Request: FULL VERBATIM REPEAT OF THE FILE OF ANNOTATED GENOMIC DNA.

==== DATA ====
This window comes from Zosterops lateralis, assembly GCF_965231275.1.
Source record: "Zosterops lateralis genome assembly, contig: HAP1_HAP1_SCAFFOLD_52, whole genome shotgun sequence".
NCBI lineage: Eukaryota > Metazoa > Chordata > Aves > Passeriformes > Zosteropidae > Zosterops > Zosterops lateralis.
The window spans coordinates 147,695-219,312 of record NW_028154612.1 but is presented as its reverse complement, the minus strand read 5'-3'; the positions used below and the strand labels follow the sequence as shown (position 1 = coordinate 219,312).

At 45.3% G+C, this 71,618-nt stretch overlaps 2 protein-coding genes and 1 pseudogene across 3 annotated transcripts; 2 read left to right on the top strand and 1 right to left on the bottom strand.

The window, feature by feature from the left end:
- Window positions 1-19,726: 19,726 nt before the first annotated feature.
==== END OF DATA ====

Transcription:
This window comes from Zosterops lateralis, assembly GCF_965231275.1.
Source record: "Zosterops lateralis genome assembly, contig: HAP1_HAP1_SCAFFOLD_52, whole genome shotgun sequence".
NCBI lineage: Eukaryota > Metazoa > Chordata > Aves > Passeriformes > Zosteropidae > Zosterops > Zosterops lateralis.
The window spans coordinates 147,695-219,312 of record NW_028154612.1 but is presented as its reverse complement, the minus strand read 5'-3'; the positions used below and the strand labels follow the sequence as shown (position 1 = coordinate 219,312).

At 45.3% G+C, this 71,618-nt stretch overlaps 2 protein-coding genes and 1 pseudogene across 3 annotated transcripts; 2 read left to right on the top strand and 1 right to left on the bottom strand.

The window, feature by feature from the left end:
- Window positions 1-19,726: 19,726 nt before the first annotated feature.